Since taking the reins at A&B it’s Kuriyama who has orchestrated the flurry of landmark deals, including the separation from Matson and the acquisition this year of Grace Pacific LLC, a construction company that specializes in the building and repaving of Hawaii’s roads.

Grace Pacific provides A&B with some of the construction muscle needed for the refurbishment of the Kahala properties and two big developments A&B has planned for Kakaako: a partnership with Kamehameha Schools to build a residential community at 600 Ala Moana, and the 341-unit Waihonua tower near Ala Moana Center.

The Kawamoto acquisition had been in the works for years. In fact, A&B made its first offer four years ago, says Kuriyama. “This is not an overnight deal,” he adds, relishing the understatement.

With an agent in Japan handling A&B’s interests – Kuriyama never met Kawamoto in person – the deal was completed in September and already some of the properties are in the process of being sold.

As for the cars and household items included in the deal, “We’re assembling everything in one of the larger homes,” he says. “We’ll sell it all off at an estate auction. The sad thing is he (Kawamoto) had either torn down many of the homes or left them in a very dilapidated condition. We’re probably going to have to tear down a few homes that can’t be salvaged and then rehab homes that can be.

“It was a very nice side consequence to (save a neighborhood,) but because we saw property values were being suppressed there, it created an opportunity. Because the market has been suppressed for several years now, I don’t think anyone knows what the true market value is. Rather than trying to guess at what that number should be, we’ll try and let the market inform us.”

Kuriyama’s close associates call him selfless and unassuming. Indeed, according to an informed source, in at least three of the last seven years he has given back to the company pay raises worth hundreds of thousands of dollars. But Kuriyama won’t tell you about that himself.

“That’s just his style,” says the source, who asks not to be identified. “It’s a mark of his character.”

The most recent A&B proxy statement reports Kuriyama’s total annual salary for 2012 at $581,601, with another list of options he can exercise. That brings his total calculated compensation to $2.3 million. (That includes stock awards for 2012 pegged at $629,966; his option awards pegged at $270,004; his nonequity incentive plan compensation at $248,000; and his nonqualified deferred compensation earnings at $563,889.) The documents reveal Kuriyama’s give-back to the company, showing that his salary dropped from its 2010 level of $615,000 with stock options that gave him a total of $3.67 million.

A&B spokeswoman Suzy Hollinger notes that it was Kuriyama who requested that reduction “considering the (smaller) size of the company following separation from Matson.”

While Kuriyama acknowledges that his wife is a Family Court judge – Christine Kuriyama – and his son is in graduate school at the University of Hawaii, he deflects most questions about his personal life. And, though he is firmly in the driver’s seat at A&B, Kuriyama prefers to give his leadership team most of the credit for successes. That’s a key part of Kuriyama’s management style, says Yeaman.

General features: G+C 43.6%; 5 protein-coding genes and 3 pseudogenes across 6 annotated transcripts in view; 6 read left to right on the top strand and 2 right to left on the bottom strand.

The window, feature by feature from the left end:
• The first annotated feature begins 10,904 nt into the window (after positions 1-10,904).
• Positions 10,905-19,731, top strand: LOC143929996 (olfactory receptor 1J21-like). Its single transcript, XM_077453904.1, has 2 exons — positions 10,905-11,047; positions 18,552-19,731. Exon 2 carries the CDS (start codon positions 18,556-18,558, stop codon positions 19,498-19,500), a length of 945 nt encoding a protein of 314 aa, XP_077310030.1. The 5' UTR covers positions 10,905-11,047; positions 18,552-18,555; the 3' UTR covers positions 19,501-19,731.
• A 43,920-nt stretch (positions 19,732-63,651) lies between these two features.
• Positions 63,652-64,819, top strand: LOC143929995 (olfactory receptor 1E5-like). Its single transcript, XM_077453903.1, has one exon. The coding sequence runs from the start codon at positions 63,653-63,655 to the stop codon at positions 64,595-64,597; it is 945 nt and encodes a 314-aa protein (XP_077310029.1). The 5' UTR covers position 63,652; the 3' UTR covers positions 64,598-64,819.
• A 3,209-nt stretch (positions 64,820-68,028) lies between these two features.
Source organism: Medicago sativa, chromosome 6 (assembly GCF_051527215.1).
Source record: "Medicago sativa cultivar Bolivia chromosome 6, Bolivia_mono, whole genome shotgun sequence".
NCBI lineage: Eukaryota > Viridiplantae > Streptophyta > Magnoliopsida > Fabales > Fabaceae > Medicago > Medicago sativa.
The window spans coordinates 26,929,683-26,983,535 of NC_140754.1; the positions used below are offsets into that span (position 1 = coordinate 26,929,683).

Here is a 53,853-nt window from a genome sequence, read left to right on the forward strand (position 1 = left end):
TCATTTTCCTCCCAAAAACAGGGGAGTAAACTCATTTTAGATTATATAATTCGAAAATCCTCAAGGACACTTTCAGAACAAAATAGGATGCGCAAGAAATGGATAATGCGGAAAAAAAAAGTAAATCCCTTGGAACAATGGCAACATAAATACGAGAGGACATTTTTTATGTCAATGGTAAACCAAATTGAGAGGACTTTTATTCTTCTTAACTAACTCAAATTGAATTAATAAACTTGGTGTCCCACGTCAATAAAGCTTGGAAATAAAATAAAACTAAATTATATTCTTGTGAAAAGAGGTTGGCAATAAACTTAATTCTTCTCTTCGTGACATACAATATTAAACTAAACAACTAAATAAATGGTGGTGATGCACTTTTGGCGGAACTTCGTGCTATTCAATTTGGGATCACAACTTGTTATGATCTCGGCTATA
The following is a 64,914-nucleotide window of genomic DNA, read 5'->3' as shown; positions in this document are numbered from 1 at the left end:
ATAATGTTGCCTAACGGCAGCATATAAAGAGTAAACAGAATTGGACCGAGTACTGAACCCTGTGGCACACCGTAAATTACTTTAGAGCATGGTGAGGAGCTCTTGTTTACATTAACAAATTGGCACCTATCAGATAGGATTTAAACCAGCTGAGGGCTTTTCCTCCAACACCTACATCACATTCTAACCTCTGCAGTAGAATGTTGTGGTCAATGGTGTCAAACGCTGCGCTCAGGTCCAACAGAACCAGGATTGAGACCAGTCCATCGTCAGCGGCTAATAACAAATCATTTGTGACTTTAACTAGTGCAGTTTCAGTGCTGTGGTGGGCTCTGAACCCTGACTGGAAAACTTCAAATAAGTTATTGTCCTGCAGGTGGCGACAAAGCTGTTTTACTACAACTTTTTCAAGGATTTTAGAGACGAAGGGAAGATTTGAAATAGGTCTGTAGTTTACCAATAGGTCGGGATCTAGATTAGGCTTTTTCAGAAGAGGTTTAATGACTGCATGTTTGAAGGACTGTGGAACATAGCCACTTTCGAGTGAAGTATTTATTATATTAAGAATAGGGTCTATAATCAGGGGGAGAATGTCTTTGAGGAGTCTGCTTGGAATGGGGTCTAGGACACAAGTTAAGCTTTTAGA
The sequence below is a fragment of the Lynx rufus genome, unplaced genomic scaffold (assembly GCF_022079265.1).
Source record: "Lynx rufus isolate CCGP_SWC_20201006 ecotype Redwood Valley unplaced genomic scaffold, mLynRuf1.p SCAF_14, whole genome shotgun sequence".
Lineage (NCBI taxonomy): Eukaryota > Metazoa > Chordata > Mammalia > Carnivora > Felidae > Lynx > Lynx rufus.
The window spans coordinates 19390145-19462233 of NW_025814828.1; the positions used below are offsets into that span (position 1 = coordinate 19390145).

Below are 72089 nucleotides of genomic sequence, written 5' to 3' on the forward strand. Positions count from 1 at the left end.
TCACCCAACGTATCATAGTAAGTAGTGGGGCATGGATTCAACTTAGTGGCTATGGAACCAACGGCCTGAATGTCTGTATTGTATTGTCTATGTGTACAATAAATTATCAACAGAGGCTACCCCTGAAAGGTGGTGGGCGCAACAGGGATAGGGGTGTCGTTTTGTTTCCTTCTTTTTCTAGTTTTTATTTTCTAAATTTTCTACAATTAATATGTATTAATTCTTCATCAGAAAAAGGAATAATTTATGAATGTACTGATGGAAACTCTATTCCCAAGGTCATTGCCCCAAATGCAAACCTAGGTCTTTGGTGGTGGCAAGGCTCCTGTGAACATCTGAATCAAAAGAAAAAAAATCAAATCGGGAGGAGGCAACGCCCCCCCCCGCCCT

“As he will tell you, his team played a significant role in all of these transactions,” Yeaman says. “(But) as the CEO, you’re the visionary and the one leading the team.”

A&B’s decision to pivot back to Hawaii came after the decision to spin off Matson. “In looking at the separation, we had to think about what each company was going to look like,” explains Kuriyama.

“On the real estate side, we knew that as a much smaller company, engaged in a cyclical business on the investment side, we had to answer two questions as we thought about who we would be and look like as a stand-alone company: One, What are our competitive strengths and advantages? And, two, Why would an investor buy stock in a real estate company in the middle of the Pacific Ocean?

“In both cases the answer led back to Hawaii. Our strengths and advantages are clearly Hawaii-based. It’s our home. It’s where we have our relationships, a deep understanding of the market and the economy, and the brand we’ve built up over many years. So that question was an easy one to answer: Hawaii is where our strengths lie.

“But in asking the second question – Why would an investor buy stock in a company in the middle of the Pacific? – the answer is usually because it’s something about Hawaii they like. They see something in Hawaii’s future that makes them interested in investing in Hawaii, whether it’s a turnaround of the economy, the intrinsic value of Hawaii or something else. That’s why all roads led back to Hawaii. So one of the key things is to position our company as a great vehicle for people who want to invest in Hawaii.”

Some might think the decision to separate Matson from A&B would go against Kuriyama’s personal goals – after all, he would be left as CEO of a much smaller company – but he says that wasn’t a factor.

“There are a number of important qualities that go into the making of a good CEO, and those qualities differ depending on the company’s business needs and objectives at the time,” Kuriyama explains. “But if I had to choose just a single quality, I think it would be the ability to place the company’s interests above your own.

“A CEO has to do what’s best for the company and its various constituencies, and this sometimes may not be consistent with what’s in the best personal interests of the CEO. A good example of that would be our decision in 2012 to separate A&B’s shipping business from its real estate business. That was the best decision for the company, but it personally meant that I was now going to be the CEO of a much smaller company.”